On the way down I noticed another photographer ahead of me. He took a dicey route along the exposed ledge, walking a tight line inside a massive boulder that if a set came, would funnel all the water out and over. By the time I got down to the edge of the flat ledge he was gone but no more than 30s later a proper 10ft set roared through. The sight of the very real consequences from stuffing up the rock-off and ending up in the 'key hole' (in truth a hidden shelf that surges dry, then gushing out towards the inside ledge of the reef proper) was terrifying. The set did as I saw from the cliff above, projecting shoulder-high water up and right into the corner I was standing in. Lucky I was prepared and held tight on a large boulder as the water washed over my head. Two more of these and the reverb started to settle.
Timing is everything, and sighting a gap in the ten metre seas from sea level is something I would only advise to the most experienced. I made my run and entry into the water swiftly and without hesitation, followed by a rapid swim south, against the sweep sucking into the 'key-hole'.
On arrival to the back of the lineup I was greeted with familiar faces but also the most raw mountains of ocean swell I've ever been in. The scale of it was mind blowing and to see the ocean swells with no attenuation, then abruptly lifting skywards on feeling the ledge was hard to comprehend.
I also got word that the photographer before me had cut across the key-hole and copped the 10ft set on the head, laying limp and needing to be helped by some of the boardriders. He wasn't in a good way and slowly made the swim back to shore, a kilometre away.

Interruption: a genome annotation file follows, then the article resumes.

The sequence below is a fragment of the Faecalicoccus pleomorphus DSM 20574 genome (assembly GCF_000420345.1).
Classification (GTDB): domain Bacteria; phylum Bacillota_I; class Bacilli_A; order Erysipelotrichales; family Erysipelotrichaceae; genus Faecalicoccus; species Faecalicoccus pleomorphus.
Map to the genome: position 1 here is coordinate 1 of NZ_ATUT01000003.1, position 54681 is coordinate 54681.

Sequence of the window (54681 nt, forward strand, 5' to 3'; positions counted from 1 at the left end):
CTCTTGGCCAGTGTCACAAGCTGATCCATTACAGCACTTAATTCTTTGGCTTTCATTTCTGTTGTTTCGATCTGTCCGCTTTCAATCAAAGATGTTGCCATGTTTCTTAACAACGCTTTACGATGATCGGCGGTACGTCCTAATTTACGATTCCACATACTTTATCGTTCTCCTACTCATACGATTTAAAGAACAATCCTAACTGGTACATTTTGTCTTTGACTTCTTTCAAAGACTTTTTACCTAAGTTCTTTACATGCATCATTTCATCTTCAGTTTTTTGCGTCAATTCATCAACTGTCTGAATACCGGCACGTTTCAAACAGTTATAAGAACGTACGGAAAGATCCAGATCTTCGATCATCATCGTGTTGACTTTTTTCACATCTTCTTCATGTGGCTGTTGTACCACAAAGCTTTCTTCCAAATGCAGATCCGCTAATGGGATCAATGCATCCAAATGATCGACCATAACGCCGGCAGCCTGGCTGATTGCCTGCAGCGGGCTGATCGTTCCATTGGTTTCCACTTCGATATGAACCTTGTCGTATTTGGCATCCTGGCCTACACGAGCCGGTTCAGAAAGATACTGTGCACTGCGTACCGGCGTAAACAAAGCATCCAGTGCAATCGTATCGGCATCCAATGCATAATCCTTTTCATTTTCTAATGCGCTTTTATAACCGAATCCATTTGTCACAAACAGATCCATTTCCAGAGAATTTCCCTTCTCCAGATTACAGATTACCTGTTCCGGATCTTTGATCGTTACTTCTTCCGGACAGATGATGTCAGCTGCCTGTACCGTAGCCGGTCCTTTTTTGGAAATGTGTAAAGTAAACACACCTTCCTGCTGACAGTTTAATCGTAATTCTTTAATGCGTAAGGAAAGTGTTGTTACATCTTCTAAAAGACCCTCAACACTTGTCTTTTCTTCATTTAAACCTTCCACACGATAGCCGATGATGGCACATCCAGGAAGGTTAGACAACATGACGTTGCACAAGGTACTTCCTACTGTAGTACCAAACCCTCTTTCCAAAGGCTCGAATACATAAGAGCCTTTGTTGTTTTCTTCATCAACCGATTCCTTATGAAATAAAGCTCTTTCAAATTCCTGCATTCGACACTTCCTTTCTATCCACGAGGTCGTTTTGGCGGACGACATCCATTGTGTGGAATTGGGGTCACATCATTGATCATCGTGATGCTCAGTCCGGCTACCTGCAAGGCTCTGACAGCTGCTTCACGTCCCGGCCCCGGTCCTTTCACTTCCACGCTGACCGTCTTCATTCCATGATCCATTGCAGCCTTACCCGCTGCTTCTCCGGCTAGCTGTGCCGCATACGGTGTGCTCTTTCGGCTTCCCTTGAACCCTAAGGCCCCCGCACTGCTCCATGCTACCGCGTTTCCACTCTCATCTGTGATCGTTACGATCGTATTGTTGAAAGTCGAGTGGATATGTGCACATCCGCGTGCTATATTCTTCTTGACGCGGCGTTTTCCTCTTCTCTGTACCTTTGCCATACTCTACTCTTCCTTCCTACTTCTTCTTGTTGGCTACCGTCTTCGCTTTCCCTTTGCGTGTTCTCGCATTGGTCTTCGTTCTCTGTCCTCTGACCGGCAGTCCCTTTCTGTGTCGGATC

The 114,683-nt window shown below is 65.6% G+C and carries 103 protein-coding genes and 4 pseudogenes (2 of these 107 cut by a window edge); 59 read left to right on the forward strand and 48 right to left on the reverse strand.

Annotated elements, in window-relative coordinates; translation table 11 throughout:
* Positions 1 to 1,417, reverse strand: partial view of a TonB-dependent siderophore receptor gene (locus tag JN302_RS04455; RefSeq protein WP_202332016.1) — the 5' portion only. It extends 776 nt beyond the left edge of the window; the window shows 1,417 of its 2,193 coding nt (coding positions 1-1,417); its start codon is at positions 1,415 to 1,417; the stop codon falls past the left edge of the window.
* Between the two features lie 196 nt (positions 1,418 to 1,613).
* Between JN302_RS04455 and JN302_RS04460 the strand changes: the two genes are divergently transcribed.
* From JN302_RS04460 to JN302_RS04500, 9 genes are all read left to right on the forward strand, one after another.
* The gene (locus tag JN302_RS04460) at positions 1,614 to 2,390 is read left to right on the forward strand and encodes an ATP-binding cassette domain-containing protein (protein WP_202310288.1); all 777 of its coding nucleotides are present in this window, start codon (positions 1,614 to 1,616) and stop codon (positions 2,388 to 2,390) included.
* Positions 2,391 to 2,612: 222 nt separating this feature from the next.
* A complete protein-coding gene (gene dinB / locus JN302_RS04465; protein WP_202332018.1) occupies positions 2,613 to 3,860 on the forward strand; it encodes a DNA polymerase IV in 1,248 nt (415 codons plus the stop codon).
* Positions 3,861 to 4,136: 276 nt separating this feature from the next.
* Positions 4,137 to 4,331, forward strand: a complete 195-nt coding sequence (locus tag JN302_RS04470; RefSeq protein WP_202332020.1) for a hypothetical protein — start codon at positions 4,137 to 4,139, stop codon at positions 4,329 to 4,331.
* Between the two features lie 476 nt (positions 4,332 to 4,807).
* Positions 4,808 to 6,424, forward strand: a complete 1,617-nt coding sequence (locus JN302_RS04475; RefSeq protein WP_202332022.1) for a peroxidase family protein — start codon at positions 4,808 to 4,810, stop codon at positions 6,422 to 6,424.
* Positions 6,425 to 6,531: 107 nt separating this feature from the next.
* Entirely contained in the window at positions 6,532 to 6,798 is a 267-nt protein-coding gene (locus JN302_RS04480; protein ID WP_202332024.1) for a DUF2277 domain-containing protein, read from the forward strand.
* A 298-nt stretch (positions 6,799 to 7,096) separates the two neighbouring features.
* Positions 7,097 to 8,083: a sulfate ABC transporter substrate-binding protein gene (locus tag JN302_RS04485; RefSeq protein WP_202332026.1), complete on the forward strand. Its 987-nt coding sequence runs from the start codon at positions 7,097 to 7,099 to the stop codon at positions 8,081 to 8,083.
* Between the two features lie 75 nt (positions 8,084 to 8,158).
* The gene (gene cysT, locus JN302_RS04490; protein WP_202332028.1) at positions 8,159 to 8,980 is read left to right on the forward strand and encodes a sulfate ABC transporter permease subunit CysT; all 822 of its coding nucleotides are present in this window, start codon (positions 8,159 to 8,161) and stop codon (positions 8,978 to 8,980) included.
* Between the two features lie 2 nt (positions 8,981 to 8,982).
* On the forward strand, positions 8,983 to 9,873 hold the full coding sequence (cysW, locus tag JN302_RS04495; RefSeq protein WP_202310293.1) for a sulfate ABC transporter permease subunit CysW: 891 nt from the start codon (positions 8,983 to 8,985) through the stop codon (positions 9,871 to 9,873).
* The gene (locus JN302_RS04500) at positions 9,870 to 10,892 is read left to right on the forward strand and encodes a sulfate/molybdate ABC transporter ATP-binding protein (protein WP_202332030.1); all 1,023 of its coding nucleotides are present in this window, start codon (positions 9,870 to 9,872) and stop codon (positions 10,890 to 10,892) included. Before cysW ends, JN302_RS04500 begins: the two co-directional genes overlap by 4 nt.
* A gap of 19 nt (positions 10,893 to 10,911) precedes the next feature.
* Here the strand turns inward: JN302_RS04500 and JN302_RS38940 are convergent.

With the increase in size and energy I couldn't sit anywhere near where I was the day before, so I positioned myself just inside on the edge of the reef where I could get the wedging peak which would double-up and barrel on the best ones, and then launch into the next barreling section down the line.
After nailing a few shots I started to get more confident on my positioning in the lineup, just safe enough to dodge any wide ten footers. Knowing most of the crew in the lineup, someone caught my attention with a super late attempt at an inside double-up, only to pin drop from the lip.
When they resurfaced right on the take-off and not down the line I could make out an OuterKnown logo on the wetsuit. Not only this but a bald head and carbon strip Tokoro.. I couldn't believe it. I knew Kelly Slater was on the beaches and surfing around the local haunts, but to then have him out at a heaving slab and to be in the water to document it from such a unique angle, I was beside myself.
The next hour or so were a rush of adrenalin and joy. I had the GOAT taking off deep and late right in front of me and then, on the paddle back we'd be frothing on the locals pulling into these heavy slabs. The stoke was pure and the vibe chatty though busy.
Barrels, wipeouts and everything in between went down on a grey and showery Sunday evening, only to give way to an intense and burning sunset.
Justin Turk on one of the Waves of The Day.
The day ended with Kelly and the local crew in the car park, sifting through photos on the back of the camera, reliving all the rides we'd just seen go down. A Sunday evening and weekend to remember.